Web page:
View single post by cklarson
 Posted: Fri Jul 31st, 2009 05:36 am
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Joined: Sun Sep 23rd, 2007
Posts: 111

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Dear CoryB,

Ditto on the Museum of Civil War Medicine in Fredrick MD.

Also go to -- their noncirculating search field (CATNYP) and look for Joseph J. Woodward's Hospital Steward's Manual 1862 and Outlines of Chief Camp Diseases of the US Armies, 1862, reprint 1992. The latter may be on Amazon and you should be able to get the manual through inter-library loan.

My webpage "Springing to the Call" at should also be helpful --right sidebar, scroll down. In the first section I reprint excerpts from nurse memoirs and they give a pretty good picture of camp/hospital life.

Also my fiction book South Under a Prairie Sky: The Journal of Nell Churchill, US Army Nurse & Scout is pretty much all fact based and it might help for an overview (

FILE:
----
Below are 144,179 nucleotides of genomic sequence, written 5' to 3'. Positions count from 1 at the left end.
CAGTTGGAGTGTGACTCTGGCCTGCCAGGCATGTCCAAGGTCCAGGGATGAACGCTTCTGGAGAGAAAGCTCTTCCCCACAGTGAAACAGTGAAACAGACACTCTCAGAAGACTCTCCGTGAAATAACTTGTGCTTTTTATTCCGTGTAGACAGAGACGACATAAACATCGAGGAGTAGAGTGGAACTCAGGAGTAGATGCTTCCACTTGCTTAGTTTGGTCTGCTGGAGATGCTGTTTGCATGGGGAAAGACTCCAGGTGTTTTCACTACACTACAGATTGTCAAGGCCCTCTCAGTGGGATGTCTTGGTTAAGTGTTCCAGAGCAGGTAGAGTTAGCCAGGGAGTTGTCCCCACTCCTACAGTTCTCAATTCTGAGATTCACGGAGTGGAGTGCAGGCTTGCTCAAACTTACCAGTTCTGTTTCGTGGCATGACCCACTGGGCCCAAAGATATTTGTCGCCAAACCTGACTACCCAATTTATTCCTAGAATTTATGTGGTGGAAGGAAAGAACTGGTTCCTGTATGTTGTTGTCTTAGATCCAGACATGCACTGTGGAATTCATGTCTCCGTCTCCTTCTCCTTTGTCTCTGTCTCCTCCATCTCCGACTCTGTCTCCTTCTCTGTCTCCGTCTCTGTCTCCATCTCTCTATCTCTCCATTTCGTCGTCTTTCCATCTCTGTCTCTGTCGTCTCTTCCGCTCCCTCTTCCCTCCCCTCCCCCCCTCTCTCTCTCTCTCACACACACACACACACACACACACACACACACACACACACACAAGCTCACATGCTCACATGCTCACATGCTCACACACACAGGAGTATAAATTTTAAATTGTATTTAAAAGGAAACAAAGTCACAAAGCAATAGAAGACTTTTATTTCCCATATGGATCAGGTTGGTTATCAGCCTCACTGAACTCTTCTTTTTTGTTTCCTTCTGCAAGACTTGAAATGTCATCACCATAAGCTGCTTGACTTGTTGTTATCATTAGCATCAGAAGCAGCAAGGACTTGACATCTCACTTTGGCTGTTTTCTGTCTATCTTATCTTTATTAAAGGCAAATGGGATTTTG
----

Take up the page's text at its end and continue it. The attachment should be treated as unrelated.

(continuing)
From reading Woodward and others, it's clear that doctors knew the basics: keep things clean and ventilated and diet is important. Although surgeons would often just wipe off a knife and go on to the next patient. They could see germs in microscopes but were not sure what their impact was (Lister's germ theory was just gaining acceptance). But overall medical schools were not advanced and a lot of the medicines were quack pills and/or alcohol or opium based. My over all impression is that the nurses did the most good as, at least in the West, they were the home and frontier doctors (see my section on vinegar in Nell's book). They had home remedies used since medieval times and learned more from the Indians, such as dandelion is good for hepatitus. I think European  trained doctors were dangerous as their treatments were more invasive, and thus, germ-ridden. At the time, hospitals were thought of as places to die, since home visits and care was preferred. So the presence of experienced mothers who were nurses was important, if for no other reason than morale, especially when they cooked, too. One Confederate woman's hospital, as I remember, had a very high survival rate considering.


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